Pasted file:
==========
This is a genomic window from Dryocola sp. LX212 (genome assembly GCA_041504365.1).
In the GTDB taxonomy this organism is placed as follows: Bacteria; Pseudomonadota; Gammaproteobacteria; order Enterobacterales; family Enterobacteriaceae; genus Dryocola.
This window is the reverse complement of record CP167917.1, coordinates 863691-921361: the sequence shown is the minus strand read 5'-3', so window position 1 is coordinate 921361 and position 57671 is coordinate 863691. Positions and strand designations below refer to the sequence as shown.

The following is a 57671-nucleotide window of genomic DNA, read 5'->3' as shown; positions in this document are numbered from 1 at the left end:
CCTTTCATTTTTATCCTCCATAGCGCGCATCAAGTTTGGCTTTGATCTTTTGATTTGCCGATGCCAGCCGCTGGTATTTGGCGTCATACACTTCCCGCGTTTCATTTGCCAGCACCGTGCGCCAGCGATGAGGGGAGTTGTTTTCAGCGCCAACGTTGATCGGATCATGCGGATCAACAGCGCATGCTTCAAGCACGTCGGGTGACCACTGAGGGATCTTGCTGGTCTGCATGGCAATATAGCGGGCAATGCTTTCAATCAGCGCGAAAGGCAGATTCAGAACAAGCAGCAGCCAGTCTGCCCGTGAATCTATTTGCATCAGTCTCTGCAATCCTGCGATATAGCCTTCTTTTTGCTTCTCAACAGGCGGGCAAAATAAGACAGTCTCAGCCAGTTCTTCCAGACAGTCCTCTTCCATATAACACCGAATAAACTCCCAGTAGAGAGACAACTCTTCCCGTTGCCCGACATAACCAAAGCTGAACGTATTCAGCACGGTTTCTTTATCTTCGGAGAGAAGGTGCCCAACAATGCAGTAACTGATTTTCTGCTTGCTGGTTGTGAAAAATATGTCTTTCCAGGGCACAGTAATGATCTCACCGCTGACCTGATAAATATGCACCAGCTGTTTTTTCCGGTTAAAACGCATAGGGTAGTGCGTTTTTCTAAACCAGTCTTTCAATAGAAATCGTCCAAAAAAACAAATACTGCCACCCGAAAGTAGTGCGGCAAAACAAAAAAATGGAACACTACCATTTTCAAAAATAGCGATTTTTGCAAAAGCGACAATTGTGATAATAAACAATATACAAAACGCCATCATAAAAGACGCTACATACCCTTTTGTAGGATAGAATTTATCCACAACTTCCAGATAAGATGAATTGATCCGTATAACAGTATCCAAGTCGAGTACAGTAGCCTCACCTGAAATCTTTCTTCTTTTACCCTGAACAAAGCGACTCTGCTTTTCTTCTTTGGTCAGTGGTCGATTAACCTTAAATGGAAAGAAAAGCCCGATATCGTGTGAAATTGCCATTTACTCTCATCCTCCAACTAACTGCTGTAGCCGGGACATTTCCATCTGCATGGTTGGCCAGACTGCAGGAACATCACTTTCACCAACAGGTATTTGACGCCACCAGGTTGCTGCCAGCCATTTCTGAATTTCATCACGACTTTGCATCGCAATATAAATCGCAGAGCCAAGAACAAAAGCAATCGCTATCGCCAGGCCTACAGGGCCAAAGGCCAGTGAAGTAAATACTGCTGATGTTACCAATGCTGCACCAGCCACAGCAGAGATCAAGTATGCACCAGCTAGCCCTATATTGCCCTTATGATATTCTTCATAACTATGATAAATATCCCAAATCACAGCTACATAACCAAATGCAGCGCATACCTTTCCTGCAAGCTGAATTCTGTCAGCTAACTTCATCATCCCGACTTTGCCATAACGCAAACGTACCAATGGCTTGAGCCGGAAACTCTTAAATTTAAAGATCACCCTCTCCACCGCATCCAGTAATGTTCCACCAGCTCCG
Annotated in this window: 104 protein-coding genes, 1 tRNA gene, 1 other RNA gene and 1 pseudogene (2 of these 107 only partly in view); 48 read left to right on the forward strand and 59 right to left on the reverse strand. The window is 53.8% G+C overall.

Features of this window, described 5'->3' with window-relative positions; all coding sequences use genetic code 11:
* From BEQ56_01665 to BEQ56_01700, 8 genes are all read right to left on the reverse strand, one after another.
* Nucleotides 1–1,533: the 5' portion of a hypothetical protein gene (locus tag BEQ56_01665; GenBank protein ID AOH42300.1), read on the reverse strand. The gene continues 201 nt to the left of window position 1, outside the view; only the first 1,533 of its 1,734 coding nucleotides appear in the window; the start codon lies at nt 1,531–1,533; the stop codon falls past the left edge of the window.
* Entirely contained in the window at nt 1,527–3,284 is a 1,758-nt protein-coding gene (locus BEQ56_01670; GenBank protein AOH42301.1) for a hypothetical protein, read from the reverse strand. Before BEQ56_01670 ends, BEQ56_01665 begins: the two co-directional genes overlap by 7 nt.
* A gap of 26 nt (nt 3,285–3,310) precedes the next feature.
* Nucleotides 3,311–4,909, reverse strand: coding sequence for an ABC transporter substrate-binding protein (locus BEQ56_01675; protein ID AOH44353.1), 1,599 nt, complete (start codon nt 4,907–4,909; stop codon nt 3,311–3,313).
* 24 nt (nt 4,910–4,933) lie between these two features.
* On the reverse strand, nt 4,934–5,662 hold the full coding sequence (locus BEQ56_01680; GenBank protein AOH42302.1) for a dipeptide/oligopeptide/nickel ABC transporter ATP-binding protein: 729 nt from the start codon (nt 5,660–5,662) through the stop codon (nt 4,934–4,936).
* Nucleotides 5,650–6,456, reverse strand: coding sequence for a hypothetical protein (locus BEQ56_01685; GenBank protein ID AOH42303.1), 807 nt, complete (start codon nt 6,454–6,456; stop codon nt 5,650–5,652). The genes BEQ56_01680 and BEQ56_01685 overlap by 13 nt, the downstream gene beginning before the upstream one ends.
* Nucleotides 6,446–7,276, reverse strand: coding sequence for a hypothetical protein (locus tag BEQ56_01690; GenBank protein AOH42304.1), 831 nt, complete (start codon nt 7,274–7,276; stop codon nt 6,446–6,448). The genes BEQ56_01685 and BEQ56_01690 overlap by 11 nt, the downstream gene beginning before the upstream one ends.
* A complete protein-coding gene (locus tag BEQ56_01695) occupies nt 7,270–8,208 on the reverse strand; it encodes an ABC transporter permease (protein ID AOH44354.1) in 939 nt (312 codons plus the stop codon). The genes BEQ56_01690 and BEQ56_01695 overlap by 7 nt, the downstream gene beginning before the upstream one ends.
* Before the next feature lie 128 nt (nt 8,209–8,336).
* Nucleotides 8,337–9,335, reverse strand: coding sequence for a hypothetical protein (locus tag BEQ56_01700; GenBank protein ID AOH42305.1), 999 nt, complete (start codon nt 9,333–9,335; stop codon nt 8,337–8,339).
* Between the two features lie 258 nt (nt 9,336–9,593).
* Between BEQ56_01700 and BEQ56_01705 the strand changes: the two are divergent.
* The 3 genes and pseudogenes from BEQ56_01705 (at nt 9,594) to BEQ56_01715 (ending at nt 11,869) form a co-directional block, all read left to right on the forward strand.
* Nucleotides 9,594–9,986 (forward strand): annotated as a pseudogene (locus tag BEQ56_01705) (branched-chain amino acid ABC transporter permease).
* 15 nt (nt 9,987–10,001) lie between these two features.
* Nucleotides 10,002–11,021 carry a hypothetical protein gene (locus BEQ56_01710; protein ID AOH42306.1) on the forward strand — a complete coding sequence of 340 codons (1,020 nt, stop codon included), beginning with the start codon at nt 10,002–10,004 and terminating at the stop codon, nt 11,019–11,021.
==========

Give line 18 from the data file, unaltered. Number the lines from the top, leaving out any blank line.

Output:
* Before the next feature lie 128 nt (nt 8,209–8,336).